By RANDALL STROSS
When Google introduced Gmail seven years ago, it didn’t copy Yahoo Mail or Microsoft’s Hotmail. Gmail was built for distraction-free speed. The ads were text-only, and so unobtrusive that you could forget they were even there.
In this respect, Gmail has been a retro service, resembling the text-only computing of ancient times, before mice and touch pads.
Google realized from the start that irrelevant ads would annoy its users. So it developed software that analyzed the words in an incoming message and then selected the seemingly most salient ads among those in its inventory.
Now, “better ads” are coming to Google, the company recently announced. But as has always been the case, ads in Gmail will remain “fully automated — no humans read your messages,” the company says.
Seven years in, it’s amazing to me how crude the Gmail ad-matching system still is. This week, an e-mail from my daughter’s school about a coming Teacher Appreciation Week brought an ad inviting me to “Become a Teacher, Earn a Master’s.” A different e-mail, which made no mention of medical matters but had the phrase “no recurrence,” was accompanied by an ad for patients who had had a mastectomy.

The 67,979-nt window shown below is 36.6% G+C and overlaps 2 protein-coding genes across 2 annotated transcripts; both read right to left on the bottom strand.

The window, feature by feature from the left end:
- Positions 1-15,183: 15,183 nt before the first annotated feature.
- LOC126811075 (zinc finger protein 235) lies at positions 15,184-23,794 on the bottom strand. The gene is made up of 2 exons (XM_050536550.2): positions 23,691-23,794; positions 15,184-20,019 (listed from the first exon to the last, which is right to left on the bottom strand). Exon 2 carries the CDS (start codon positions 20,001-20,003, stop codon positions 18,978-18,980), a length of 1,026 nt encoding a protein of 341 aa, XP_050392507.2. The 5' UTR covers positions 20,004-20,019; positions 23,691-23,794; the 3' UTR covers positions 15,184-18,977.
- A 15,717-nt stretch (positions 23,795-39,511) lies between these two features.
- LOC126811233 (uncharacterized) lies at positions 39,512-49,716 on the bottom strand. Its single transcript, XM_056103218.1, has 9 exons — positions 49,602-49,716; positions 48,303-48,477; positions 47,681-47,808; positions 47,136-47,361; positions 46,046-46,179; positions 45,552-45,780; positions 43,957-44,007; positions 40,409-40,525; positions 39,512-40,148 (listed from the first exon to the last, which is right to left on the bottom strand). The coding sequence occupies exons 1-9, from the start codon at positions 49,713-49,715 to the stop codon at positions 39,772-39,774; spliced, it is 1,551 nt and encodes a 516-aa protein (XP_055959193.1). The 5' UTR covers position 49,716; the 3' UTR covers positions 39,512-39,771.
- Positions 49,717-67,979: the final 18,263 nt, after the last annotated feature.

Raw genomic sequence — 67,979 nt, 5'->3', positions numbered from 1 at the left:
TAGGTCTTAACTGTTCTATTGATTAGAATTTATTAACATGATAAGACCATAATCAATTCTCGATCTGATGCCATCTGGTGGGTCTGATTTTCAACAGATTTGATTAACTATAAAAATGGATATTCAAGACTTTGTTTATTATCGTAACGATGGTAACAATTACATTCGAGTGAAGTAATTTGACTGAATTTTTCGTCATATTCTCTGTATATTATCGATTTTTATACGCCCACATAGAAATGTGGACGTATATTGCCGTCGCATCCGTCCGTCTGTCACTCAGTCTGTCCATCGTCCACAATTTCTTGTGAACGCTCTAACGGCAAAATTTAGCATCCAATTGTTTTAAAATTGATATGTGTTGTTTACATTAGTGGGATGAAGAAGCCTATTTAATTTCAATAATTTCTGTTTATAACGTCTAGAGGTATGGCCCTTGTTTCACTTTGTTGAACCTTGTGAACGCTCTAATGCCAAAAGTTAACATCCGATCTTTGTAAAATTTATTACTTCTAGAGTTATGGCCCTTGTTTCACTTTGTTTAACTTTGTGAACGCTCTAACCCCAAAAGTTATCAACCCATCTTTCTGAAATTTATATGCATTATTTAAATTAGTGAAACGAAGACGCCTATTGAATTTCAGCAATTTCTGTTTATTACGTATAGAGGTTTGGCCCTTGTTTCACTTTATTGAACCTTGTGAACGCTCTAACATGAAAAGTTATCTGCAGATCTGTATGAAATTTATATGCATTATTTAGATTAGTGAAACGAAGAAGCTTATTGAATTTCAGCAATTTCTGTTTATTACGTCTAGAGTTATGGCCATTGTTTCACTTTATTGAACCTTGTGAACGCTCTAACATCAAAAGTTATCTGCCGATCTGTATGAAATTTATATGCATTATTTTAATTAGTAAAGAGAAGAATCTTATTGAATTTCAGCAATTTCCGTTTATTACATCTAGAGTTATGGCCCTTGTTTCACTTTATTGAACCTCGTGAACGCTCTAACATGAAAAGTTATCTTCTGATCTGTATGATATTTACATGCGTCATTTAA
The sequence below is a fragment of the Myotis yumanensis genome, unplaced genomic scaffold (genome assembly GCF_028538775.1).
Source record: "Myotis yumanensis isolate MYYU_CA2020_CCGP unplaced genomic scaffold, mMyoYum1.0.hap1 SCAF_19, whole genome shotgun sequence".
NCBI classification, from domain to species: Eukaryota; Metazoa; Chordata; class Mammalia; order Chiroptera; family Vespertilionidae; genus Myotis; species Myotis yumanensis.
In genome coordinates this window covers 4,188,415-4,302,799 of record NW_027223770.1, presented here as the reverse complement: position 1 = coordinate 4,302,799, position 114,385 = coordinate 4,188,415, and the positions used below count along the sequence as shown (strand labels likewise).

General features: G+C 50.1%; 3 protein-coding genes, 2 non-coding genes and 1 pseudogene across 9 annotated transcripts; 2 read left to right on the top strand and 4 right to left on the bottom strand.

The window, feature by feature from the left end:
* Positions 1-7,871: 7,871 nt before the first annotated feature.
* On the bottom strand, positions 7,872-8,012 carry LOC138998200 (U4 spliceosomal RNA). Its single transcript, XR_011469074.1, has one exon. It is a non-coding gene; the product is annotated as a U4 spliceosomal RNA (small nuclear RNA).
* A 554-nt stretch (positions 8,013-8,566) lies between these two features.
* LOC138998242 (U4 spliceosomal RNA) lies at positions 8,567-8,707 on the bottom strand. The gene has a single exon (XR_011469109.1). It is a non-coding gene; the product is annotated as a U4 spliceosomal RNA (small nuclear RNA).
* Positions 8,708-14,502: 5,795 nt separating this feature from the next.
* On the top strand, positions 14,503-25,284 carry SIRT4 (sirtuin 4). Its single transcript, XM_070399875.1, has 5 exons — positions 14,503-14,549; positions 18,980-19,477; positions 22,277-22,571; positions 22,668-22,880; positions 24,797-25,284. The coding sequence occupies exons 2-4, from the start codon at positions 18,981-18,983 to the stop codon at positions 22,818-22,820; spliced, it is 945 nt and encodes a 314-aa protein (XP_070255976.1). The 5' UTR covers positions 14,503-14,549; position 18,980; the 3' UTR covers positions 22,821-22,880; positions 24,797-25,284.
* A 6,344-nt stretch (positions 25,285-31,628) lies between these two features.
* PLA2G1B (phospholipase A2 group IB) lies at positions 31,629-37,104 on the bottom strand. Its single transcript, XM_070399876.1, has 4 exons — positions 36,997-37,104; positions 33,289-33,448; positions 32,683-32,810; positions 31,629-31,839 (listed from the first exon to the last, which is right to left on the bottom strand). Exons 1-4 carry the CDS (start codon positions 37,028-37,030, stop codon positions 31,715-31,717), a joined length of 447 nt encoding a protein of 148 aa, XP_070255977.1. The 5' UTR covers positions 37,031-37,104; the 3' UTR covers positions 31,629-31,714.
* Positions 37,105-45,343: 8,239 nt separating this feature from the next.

Gmail presents a single text ad when you look at an inbox view and haven’t selected a particular message. A recent sampling of ads included one inviting me to invest in oil stocks; a message from Rand Paul seeking my signature on a petition; and a plea from BP seeking to tell me about its restoration work in the Gulf of Mexico.
I have no idea how I was matched to any of those ads. Alex Gawley, Google’s senior product manager overseeing Gmail, explained that in cases like these, “the advertiser may be using keywords that are very broad.”
Which means that, despite Google’s intent, the ads can be matched to most any e-mail message, making the likelihood of the ad matching my particular interests very small.
Mr. Gawley said Gmail’s revamped ad-matching system, now in limited tests, analyzes context as well as the content of an individual message. It looks at what he calls “signals in your inbox,” like whether you open messages with particular keywords and don’t open those with other keywords.
Given that advertisers pay Google only if a user takes the trouble to click on the ad, it might seem that the company has every reason to display